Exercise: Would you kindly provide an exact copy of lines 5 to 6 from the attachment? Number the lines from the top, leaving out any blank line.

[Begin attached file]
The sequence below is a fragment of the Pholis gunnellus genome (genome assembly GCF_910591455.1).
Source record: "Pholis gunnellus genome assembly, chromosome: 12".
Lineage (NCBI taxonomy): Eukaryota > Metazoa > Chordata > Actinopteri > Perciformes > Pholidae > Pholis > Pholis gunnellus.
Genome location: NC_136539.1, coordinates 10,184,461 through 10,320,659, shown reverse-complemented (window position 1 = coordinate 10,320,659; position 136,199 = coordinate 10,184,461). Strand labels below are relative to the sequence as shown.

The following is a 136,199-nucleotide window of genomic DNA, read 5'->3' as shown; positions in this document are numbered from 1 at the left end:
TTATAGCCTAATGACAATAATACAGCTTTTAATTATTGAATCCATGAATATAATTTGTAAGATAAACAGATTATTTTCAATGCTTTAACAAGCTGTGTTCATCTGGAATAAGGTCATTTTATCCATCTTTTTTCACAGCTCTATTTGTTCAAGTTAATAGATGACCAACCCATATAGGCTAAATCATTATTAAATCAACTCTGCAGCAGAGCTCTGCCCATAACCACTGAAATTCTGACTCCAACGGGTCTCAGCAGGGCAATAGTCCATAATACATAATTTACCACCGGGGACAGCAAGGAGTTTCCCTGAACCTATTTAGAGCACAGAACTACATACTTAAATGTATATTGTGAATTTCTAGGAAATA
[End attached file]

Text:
The following is a 136,199-nucleotide window of genomic DNA, read 5'->3' as shown; positions in this document are numbered from 1 at the left end:
TTATAGCCTAATGACAATAATACAGCTTTTAATTATTGAATCCATGAATATAATTTGTAAGATAAACAGATTATTTTCAATGCTTTAACAAGCTGTGTTCATCTGGAATAAGGTCATTTTATCCATCTTTTTTCACAGCTCTATTTGTTCAAGTTAATAGATGACCAACCCATATAGGCTAAATCATTATTAAATCAACTCTGCAGCAGAGCTCTGCCCATAACCACTGAAATTCTGACTCCAACGGGTCTCAGCAGGGCAATAGTCCATAATACATAATTTACCACCGGGGACAGCAAGGAGTTTCCCTGAACCTATTTAGAGCACAGAACTACATACTTAAATGTATATTGTGAATTTCTAGGAAATA